New inheritance tax allowance might affect family housing market

Family Law|October 8th 2015

The government’s new inheritance tax (IHT) measures might affect the levels of family housing on the market according to leading real estate provider Savills.

The Conservative government revisited IHT thresholds in the post-election summer budget. Currently, there is no IHT payable on the first £325,000 of an individual’s estate, with everything else being subject to 40 per cent tax. In the budget, the Chancellor added a new tax-free band of £175,000 on a main residence, giving a total tax-free allowance of £500,000. Because the allowance is transferable from one spouse or partner to another on death, the survivor could have an allowance of £1 million to pass on to descendants. The new allowance on main residences will be phased in from 2017 and reach its full level in 2020.

It’s likely that the increased allowance will benefit home owners in the south of the country. In a policy response report to the new IHT measures, Savills point out that 50 per cent of IHT receipts come from tax payers in London and the south east and an additional 20 per cent are from the east of England and the south west. They also note that for those liable to pay IHT, residential property made up just over one third of the value of assets at the time of death.

The budget did include measures to protect downsizers. They will be eligible for an ‘inheritance tax credit’. This means if they release cash that was once part of the value of the more expensive property, they will still be able to pass on the same value of the estate as if they had not downsized.

Despite this protection, Savills say that the increase in the IHT threshold does nothing to encourage downsizing.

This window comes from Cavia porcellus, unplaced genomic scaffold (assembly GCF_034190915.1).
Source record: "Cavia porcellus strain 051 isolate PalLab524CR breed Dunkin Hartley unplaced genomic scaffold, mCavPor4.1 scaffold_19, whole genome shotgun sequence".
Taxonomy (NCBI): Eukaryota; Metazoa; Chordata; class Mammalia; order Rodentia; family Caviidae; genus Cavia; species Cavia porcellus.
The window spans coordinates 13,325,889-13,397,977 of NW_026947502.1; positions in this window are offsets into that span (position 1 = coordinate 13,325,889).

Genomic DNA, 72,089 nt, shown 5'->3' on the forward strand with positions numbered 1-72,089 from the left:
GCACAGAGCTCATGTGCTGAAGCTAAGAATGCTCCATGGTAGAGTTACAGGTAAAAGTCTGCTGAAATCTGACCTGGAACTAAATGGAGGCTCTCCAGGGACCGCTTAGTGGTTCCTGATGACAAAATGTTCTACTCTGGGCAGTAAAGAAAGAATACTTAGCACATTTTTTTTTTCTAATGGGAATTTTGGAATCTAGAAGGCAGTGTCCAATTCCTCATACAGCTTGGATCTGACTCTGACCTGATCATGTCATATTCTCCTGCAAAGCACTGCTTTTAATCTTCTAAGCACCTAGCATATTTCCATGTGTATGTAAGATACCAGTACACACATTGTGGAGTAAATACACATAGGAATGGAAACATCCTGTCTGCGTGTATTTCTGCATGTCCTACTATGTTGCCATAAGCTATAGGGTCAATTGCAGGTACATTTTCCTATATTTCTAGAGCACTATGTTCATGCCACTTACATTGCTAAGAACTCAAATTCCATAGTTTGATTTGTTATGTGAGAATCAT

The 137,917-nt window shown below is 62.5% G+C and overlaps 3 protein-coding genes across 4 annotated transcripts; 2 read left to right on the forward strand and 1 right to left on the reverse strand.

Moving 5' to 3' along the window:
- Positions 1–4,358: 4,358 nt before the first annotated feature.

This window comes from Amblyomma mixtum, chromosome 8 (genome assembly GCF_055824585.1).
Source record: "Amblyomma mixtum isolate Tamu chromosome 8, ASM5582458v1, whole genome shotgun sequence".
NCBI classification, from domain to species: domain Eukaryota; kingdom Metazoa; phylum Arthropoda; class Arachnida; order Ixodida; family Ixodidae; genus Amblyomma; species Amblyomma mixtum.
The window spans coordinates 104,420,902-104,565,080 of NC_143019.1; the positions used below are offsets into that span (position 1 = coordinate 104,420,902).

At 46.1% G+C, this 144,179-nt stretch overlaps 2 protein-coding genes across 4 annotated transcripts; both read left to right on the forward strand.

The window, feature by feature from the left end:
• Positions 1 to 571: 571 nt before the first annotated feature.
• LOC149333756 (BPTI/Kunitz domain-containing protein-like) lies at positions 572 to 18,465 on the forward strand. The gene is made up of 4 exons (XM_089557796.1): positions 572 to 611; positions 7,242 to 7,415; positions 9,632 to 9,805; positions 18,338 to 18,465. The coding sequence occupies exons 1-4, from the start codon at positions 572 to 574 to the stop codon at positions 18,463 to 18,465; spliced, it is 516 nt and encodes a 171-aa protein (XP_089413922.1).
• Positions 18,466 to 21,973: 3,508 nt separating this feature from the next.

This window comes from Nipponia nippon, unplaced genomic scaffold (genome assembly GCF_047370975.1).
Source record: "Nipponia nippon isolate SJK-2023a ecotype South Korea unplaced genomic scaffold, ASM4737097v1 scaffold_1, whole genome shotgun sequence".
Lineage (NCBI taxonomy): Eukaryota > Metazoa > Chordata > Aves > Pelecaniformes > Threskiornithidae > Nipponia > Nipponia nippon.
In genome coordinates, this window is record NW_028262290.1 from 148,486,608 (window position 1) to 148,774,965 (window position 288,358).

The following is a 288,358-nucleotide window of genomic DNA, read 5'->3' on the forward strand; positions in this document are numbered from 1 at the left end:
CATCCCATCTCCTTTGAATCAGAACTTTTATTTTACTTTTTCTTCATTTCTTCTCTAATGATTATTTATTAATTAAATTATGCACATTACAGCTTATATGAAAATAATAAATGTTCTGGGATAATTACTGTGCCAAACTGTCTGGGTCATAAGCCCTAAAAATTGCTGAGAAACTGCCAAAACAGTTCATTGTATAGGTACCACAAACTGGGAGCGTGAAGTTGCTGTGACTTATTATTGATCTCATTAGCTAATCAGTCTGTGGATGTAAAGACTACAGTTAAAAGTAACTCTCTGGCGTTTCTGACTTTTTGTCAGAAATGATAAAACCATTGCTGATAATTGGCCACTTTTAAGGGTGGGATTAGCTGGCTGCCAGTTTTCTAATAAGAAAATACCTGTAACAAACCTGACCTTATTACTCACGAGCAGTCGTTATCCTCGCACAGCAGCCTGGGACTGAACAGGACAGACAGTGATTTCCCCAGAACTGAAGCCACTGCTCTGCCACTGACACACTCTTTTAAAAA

Lucian Cook, Savills Research said:

“Analysis suggests the over 65s hold 44 per cent of equity held in owner occupied housing.”

Savills say that releasing that equity is an important part of helping younger generations access and climb the property ladder. The changes in the IHT allowance will help people hold on to more of that equity. But, it’s also likely that it will remain locked up until homeowners pass away. This means it will only be available to younger generations when they get older.

Many older people remain in houses which are too big for their needs. The 2011 census found that 3.14 million properties that were owned outright had at least two bedrooms per occupant. Savills point out that actively encouraging downsizing in other ways would help the younger generation access the different levels of the property market. They suggest offering stamp duty relief, and more emphasis on good quality retirement housing.

The new IHT allowances do not benefit everyone equally. When a single parent leaves their estate to children or grandchildren, they will not receive the full benefit of the new allowance. Because a single parent cannot take advantage of a partner’s tax-free allowance, they will only have a maximum of £500,000 IHT to pass on.

If a property is worth over £2 million, for every £2 of value over that value, £1 will be deducted from the new ‘main residence threshold’ from 2017.

Read Savills full report here

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  1. Andrew says:

    “Many older people remain in houses which are too big for their needs. The 2011 census found that 3.14 million properties that were owned outright had at least two bedrooms per occupant.”

    How often does it have to be said? When children grow up and leave and their bedrooms become studies, book-rooms, hobby-rooms, guest-rooms, or some combination, that is not under-occupation; it is different use. People in that position are not greedy, not hoarders, not being unfair; they are using what is theirs. They are under no obligation – legal or moral – to sell up, move somewhere smaller where they will not have space for their hobbies or for their children and grandchildren to stay.

    Typically they will have worked all their lives for what they have and now it is their turn to enjoy it. Please don’t try to get them on the Guilt Trip.


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